Earlier this week my friend and author of the outstanding Lovecraftian urban fantasy series The Bell Forging Cycle, K.M. Alexander, interviewed me for the inaugural installment of his author interview series Prose Palaver. We took a deep dive into my process while writing RADIO, how living abroad and travel influenced my writing, some literary, musical, and mythological influences for the story, and more. Click below to check it out.

Now that I’m in the throws of edits from the amazing Amanda J. Spedding at Phoenix Editing, it’s time to make the announcement.

RADIO, my urban fantasy noir novel, will be self published and will be out in the spring of 2020.

RADIO is set in 1920’s Paris, where a god is trapped in the opium riddled body of a jazz musician and must stop others like him from weaponizing the religious imagery they’ve milked for millennia.

I’ve toyed with the idea of self publishing my work for a few years now but was always unsure if it was the right decision to make. After my time at Dublin Worldcon 2019 soaking in as much information as I could, I was certain that self publishing was exactly what I needed to do.

So, what’s next. Well, I’ll continue to grind away at my editors notes, continue work with my cover designer, and spend the next several months polishing my word-baby to a shine (don’t worry, the cover will absolutely be matte).

Stay tuned for updates, sneak peaks, and more. See you all this spring!

I really love beta reading.

Yes, it’s work. Yes, it’s time consuming. Yes, it can be stressful. Telling your friend, family member, or acquaintance that they’ve made mistakes is tough. The thing is, it’s all worth it. Why? Because beta readers are better writers.

I’m currently beta reading my eighth book. These eight have come from three different authors, each with their own unique style, in disparate genres, and I have learned from them all. I am better for having done the work and the reason for that is distance.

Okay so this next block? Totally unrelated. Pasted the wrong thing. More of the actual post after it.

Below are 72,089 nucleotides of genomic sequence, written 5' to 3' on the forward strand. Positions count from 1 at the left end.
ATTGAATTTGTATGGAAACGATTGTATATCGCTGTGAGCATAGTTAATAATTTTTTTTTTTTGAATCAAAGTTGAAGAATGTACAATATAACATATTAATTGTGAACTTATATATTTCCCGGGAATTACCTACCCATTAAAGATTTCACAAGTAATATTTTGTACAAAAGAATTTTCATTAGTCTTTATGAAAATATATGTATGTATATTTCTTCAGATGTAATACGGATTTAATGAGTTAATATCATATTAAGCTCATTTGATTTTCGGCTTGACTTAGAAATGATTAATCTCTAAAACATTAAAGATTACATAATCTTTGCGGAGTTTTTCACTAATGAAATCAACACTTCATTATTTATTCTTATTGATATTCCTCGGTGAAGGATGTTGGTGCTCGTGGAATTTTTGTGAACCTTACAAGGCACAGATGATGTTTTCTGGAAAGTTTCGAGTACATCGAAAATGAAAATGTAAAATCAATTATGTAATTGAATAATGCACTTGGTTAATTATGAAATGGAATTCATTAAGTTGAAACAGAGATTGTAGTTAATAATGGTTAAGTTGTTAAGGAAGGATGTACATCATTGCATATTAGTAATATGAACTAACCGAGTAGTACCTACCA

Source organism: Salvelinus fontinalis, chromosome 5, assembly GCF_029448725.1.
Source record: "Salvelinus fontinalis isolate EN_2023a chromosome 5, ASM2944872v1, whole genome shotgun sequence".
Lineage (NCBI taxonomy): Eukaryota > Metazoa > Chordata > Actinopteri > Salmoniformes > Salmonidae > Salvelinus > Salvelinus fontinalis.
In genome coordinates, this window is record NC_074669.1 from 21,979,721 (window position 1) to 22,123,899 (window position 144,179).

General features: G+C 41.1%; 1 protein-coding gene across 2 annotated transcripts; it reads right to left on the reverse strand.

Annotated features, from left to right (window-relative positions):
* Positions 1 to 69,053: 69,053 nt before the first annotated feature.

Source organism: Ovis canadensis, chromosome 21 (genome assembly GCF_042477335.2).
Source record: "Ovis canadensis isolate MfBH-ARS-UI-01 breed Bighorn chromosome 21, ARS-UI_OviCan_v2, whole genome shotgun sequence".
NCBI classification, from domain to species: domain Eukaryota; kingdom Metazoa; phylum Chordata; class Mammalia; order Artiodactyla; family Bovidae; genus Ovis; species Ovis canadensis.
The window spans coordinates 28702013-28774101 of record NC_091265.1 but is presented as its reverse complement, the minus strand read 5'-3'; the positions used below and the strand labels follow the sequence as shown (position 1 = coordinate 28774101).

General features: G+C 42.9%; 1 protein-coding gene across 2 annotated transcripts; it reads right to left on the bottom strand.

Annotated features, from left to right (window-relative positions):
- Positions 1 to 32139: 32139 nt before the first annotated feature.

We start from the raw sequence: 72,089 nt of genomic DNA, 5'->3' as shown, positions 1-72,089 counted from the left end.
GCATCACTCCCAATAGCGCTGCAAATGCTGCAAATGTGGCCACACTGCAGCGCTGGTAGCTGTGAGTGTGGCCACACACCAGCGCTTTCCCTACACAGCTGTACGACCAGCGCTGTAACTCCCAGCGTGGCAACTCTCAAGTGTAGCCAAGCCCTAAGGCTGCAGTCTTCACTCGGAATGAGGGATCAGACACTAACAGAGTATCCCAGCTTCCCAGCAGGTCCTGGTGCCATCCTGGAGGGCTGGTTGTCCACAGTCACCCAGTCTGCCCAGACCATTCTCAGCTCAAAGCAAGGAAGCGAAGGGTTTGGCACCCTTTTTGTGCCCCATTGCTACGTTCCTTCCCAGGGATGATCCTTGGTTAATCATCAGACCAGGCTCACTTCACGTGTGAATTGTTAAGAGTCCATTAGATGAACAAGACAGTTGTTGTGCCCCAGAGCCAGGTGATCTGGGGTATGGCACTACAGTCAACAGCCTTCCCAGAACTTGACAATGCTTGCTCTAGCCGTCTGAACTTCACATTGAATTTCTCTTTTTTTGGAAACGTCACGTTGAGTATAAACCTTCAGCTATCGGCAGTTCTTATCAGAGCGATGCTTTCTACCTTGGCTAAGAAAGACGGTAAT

The Benefit of Distance

“Practice makes perfect,” but we all know how blinded we can become to our own work. The proper phrase should be, “accurate practice makes perfect,” and it’s hard to be accurate after the umpteenth pass through your own manuscript. “We’re too close Goose, we’re switching to guns,” or rather, someone else’s work.

Reading your buddy’s stuff is beneficial because there’s a distance there. When we flex our critique muscles on someone else’s work, it separates our abilities as writers and our abilities as analysts. We can practice these skills, accurately, with out all of the baggage we bring with us into our own writing. With each successive book I’ve beta read, I’ve honed my skills and after each book, I’m able to slice through my own work with more precision.

How to Beta Read

The first rule of beta reading is that you are not proofreading. The second rule of beta reading is that you are not proof reading. (more…)